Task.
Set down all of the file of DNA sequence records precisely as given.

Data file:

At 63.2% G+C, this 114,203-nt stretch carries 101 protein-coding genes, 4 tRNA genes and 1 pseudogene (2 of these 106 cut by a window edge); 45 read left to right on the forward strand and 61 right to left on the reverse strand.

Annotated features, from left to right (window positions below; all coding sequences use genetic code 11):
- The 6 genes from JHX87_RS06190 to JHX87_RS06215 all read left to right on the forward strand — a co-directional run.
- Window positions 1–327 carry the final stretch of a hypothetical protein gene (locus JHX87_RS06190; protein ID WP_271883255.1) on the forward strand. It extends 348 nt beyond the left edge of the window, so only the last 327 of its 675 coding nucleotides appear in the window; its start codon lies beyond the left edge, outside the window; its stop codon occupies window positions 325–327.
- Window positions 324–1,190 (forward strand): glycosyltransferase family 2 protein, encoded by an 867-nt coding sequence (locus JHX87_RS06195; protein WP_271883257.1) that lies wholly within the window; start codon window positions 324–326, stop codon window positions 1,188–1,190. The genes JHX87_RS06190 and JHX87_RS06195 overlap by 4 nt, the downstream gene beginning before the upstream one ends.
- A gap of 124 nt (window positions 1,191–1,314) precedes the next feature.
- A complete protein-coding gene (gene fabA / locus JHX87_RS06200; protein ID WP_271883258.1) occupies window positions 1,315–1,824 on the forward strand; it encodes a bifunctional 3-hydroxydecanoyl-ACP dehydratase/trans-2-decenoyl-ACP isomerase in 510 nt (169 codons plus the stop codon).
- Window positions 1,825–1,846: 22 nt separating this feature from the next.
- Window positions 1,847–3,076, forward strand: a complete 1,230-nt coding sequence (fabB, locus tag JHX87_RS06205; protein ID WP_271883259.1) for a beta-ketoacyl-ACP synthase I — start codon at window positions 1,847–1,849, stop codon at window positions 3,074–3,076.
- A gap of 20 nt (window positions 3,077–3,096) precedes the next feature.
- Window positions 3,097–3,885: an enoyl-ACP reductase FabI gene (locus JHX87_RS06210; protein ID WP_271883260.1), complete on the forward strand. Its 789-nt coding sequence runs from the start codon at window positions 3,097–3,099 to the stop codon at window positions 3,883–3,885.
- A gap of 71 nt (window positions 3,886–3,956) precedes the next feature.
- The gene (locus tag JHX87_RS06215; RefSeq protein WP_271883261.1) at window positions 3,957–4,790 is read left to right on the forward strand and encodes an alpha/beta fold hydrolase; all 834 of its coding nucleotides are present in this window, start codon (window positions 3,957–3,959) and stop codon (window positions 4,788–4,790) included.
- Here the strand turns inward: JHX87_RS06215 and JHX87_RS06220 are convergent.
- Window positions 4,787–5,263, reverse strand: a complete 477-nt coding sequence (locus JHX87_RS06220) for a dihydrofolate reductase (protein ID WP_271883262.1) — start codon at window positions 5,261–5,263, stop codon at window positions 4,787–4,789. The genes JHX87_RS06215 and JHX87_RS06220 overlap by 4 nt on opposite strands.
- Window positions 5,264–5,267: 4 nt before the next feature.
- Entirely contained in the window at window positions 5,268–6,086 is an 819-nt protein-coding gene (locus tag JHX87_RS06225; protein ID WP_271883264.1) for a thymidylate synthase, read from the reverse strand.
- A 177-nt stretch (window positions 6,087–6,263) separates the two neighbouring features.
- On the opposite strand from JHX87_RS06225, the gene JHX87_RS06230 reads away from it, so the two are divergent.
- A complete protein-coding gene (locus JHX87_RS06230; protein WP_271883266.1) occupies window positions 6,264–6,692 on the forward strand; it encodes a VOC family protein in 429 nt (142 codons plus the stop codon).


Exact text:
At 63.2% G+C, this 114,203-nt stretch carries 101 protein-coding genes, 4 tRNA genes and 1 pseudogene (2 of these 106 cut by a window edge); 45 read left to right on the forward strand and 61 right to left on the reverse strand.

Annotated features, from left to right (window positions below; all coding sequences use genetic code 11):
- The 6 genes from JHX87_RS06190 to JHX87_RS06215 all read left to right on the forward strand — a co-directional run.
- Window positions 1–327 carry the final stretch of a hypothetical protein gene (locus JHX87_RS06190; protein ID WP_271883255.1) on the forward strand. It extends 348 nt beyond the left edge of the window, so only the last 327 of its 675 coding nucleotides appear in the window; its start codon lies beyond the left edge, outside the window; its stop codon occupies window positions 325–327.
- Window positions 324–1,190 (forward strand): glycosyltransferase family 2 protein, encoded by an 867-nt coding sequence (locus JHX87_RS06195; protein WP_271883257.1) that lies wholly within the window; start codon window positions 324–326, stop codon window positions 1,188–1,190. The genes JHX87_RS06190 and JHX87_RS06195 overlap by 4 nt, the downstream gene beginning before the upstream one ends.
- A gap of 124 nt (window positions 1,191–1,314) precedes the next feature.
- A complete protein-coding gene (gene fabA / locus JHX87_RS06200; protein ID WP_271883258.1) occupies window positions 1,315–1,824 on the forward strand; it encodes a bifunctional 3-hydroxydecanoyl-ACP dehydratase/trans-2-decenoyl-ACP isomerase in 510 nt (169 codons plus the stop codon).
- Window positions 1,825–1,846: 22 nt separating this feature from the next.
- Window positions 1,847–3,076, forward strand: a complete 1,230-nt coding sequence (fabB, locus tag JHX87_RS06205; protein ID WP_271883259.1) for a beta-ketoacyl-ACP synthase I — start codon at window positions 1,847–1,849, stop codon at window positions 3,074–3,076.
- A gap of 20 nt (window positions 3,077–3,096) precedes the next feature.
- Window positions 3,097–3,885: an enoyl-ACP reductase FabI gene (locus JHX87_RS06210; protein ID WP_271883260.1), complete on the forward strand. Its 789-nt coding sequence runs from the start codon at window positions 3,097–3,099 to the stop codon at window positions 3,883–3,885.
- A gap of 71 nt (window positions 3,886–3,956) precedes the next feature.
- The gene (locus tag JHX87_RS06215; RefSeq protein WP_271883261.1) at window positions 3,957–4,790 is read left to right on the forward strand and encodes an alpha/beta fold hydrolase; all 834 of its coding nucleotides are present in this window, start codon (window positions 3,957–3,959) and stop codon (window positions 4,788–4,790) included.
- Here the strand turns inward: JHX87_RS06215 and JHX87_RS06220 are convergent.
- Window positions 4,787–5,263, reverse strand: a complete 477-nt coding sequence (locus JHX87_RS06220) for a dihydrofolate reductase (protein ID WP_271883262.1) — start codon at window positions 5,261–5,263, stop codon at window positions 4,787–4,789. The genes JHX87_RS06215 and JHX87_RS06220 overlap by 4 nt on opposite strands.
- Window positions 5,264–5,267: 4 nt before the next feature.
- Entirely contained in the window at window positions 5,268–6,086 is an 819-nt protein-coding gene (locus tag JHX87_RS06225; protein ID WP_271883264.1) for a thymidylate synthase, read from the reverse strand.
- A 177-nt stretch (window positions 6,087–6,263) separates the two neighbouring features.
- On the opposite strand from JHX87_RS06225, the gene JHX87_RS06230 reads away from it, so the two are divergent.
- A complete protein-coding gene (locus JHX87_RS06230; protein WP_271883266.1) occupies window positions 6,264–6,692 on the forward strand; it encodes a VOC family protein in 429 nt (142 codons plus the stop codon).